Frequently Asked Question:

1. The pivoting straightedges will see high acceleration forces as they have to change direction of movement

Forces are lower than in reciprocating piston engines.

The forces on a piston and conrod of a reciprocating piston engine see much more and different stresses and strains. The orbox piston acts like a very large gear tooth on the pivoting bodies. The forces are thus allowed to be very large. Some highschool calculus shows these forces are acceptable even at high speeds. High speeds are usually limited by pumping losses, which increase exponentially as the gas speed nears the speed of sound. Larger input ports allow lower gas speeds. Thus higher engine speed and more power can be generated than with reciprocating engines with valves.

2. The pivoting motion will create high vibration.

Not if you balance properly.

A one-cylinder reciprocating piston engine does create a lot of vibration, which is why most engines have more cylinders. Considering both rotor and pivoting bodies well balanced on their axes, vibrations will not be linear but rotational. And similarly to reciprocating engines, these torsional vibrations can be dampened by counter-rotating weights, by absorbers in the crankshaft or on the housing. Or by adding two, or more, orbox modules. But there is more to it:

The rotor provides torque to accelerate and decelerate the pivoting bodies, and the net torque is centered around the rotor axis. To keep the pivoting bodies in place, the bearings do see forces, which do create torque on the housing. This torque can be determined considering conservation of angular momentum. By deliberately unbalancing the pivoting bodies, by removing weight from the outer side, a net mass is accellerated back and forward. These inertia forces can compensate the pivoting torque on the housing. So the net torque on the housing is (almost) zero.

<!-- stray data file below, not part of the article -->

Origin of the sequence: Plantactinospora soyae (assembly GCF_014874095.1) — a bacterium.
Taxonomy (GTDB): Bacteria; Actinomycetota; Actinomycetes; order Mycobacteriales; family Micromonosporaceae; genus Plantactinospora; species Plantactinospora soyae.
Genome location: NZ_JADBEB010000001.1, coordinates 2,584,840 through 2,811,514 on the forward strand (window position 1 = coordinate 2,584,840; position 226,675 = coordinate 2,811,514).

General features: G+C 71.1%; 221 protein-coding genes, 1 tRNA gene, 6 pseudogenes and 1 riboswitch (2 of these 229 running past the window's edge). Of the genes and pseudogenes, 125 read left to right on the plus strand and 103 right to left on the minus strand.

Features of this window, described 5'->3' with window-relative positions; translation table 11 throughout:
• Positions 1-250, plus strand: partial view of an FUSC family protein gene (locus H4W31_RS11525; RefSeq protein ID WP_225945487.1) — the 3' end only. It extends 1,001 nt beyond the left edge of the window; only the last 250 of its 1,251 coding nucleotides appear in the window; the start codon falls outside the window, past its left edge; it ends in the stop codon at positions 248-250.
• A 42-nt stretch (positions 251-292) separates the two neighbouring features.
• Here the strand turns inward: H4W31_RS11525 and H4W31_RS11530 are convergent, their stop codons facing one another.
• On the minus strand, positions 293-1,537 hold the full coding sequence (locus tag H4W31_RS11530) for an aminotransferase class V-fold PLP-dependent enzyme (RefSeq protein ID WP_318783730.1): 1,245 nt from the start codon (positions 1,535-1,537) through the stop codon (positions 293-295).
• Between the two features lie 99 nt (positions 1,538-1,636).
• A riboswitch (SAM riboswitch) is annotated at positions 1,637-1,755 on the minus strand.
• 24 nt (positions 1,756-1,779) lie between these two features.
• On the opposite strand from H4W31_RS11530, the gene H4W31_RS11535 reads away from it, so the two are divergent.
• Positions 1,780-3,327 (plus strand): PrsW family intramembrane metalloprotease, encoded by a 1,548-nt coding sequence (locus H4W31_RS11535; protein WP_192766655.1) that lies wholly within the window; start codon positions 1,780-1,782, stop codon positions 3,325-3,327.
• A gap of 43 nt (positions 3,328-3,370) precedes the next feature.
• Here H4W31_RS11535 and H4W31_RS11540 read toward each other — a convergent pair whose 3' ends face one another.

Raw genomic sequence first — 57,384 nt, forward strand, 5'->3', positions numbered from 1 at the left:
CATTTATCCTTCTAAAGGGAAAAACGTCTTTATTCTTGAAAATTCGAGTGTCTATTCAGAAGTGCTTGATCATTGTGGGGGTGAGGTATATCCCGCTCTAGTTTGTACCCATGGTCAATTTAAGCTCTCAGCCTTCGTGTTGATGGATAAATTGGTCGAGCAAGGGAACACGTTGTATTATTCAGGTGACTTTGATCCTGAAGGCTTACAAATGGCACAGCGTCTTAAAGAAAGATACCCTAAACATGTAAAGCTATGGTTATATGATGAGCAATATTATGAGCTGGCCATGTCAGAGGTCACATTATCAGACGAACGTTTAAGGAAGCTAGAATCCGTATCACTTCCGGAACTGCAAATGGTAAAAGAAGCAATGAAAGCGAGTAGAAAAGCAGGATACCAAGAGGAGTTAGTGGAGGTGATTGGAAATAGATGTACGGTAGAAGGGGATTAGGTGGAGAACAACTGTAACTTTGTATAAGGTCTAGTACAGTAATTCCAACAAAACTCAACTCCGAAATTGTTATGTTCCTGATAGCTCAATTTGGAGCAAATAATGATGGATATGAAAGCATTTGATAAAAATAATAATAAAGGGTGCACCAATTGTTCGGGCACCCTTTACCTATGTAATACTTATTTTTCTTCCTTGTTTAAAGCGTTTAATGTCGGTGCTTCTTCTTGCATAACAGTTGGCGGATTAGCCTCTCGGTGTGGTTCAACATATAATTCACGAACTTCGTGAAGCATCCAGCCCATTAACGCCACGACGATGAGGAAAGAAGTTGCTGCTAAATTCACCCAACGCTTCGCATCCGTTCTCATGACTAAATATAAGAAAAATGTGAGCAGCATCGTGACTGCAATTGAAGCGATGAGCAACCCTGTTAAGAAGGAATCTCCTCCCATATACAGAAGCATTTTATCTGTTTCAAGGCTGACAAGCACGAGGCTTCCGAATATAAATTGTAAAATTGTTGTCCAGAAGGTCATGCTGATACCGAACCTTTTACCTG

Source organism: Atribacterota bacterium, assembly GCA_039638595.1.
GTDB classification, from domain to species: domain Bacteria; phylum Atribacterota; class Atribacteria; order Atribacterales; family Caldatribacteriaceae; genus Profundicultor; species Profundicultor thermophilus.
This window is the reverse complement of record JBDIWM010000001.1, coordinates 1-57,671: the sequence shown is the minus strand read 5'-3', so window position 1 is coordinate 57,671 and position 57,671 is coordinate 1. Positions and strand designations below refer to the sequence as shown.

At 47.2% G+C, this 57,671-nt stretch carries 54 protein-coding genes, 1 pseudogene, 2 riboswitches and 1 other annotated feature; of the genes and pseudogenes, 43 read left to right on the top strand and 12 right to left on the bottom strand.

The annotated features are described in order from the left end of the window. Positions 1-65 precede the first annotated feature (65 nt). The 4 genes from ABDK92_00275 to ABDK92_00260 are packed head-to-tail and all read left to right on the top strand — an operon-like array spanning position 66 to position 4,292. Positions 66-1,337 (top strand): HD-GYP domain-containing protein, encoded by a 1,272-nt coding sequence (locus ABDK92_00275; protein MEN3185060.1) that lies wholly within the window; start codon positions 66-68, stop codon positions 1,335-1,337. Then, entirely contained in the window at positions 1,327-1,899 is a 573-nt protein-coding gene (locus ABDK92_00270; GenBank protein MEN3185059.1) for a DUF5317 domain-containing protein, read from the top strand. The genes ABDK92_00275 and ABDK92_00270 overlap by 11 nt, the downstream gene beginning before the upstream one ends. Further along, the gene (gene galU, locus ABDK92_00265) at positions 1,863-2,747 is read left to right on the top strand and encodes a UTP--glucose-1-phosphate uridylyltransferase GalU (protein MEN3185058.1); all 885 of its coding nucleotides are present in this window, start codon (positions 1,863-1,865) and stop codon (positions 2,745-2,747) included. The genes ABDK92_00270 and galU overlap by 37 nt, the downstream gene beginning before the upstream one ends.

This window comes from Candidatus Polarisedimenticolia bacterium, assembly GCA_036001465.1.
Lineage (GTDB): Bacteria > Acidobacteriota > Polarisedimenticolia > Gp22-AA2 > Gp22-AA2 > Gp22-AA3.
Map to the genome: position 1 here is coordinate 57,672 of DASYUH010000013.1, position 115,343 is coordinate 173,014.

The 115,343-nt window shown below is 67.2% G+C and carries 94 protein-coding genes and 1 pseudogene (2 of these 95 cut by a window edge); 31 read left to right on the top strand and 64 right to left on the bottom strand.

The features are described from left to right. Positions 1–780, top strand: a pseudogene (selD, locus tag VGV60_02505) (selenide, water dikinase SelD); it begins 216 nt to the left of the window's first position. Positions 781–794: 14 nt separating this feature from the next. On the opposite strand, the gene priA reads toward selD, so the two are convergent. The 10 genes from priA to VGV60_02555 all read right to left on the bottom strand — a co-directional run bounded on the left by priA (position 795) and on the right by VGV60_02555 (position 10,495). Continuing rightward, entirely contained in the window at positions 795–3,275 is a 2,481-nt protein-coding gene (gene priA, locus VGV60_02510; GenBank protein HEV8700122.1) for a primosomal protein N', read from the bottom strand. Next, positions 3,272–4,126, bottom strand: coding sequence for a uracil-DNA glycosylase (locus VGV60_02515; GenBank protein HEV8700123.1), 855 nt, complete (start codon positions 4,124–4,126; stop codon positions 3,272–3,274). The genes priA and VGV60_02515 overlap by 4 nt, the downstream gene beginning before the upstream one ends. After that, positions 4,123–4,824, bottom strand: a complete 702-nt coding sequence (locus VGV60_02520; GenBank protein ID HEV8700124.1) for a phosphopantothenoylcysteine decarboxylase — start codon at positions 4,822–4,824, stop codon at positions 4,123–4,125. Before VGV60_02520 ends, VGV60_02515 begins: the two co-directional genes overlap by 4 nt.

3. Why are there "secundary seals"? Aren't the primary seals good enough?

Well, the top seal pushes down the side seals towards the bottom housing, so that's pretty tight*. But the side seals get backpressured by combustion gasses (if not hydraulically or otherwise). Seals only work betwee two items at a time, so to prevent the gasses BEHIND the seal to leak, there are additonal seals (as shown in the animations). Of course more seals are better anyway to contain pressures (like in piston engines), but friction limits the amount and size of seals economically viable.

*altenatively, the side seals can be split along their long axis, at an angle, creating a wedge, guaranteeing sealing also with a fixed top seal, that is not pressed down.

4. Surely, if this would be any good, someone would have come up with it before.

Considering all the crackpot ideas, and weekly patent registrations for "new" engines, this is exactly what we thought. This geometric law was known by the old Egyptians, but apparently never very known or considered practical. And not until we investigated, and could not find anybody using this simple geometric law, did we think we could be on to something. Working out the details, considering the possible advantages, and not being able to find serious drawbacks, just got us to where we are today.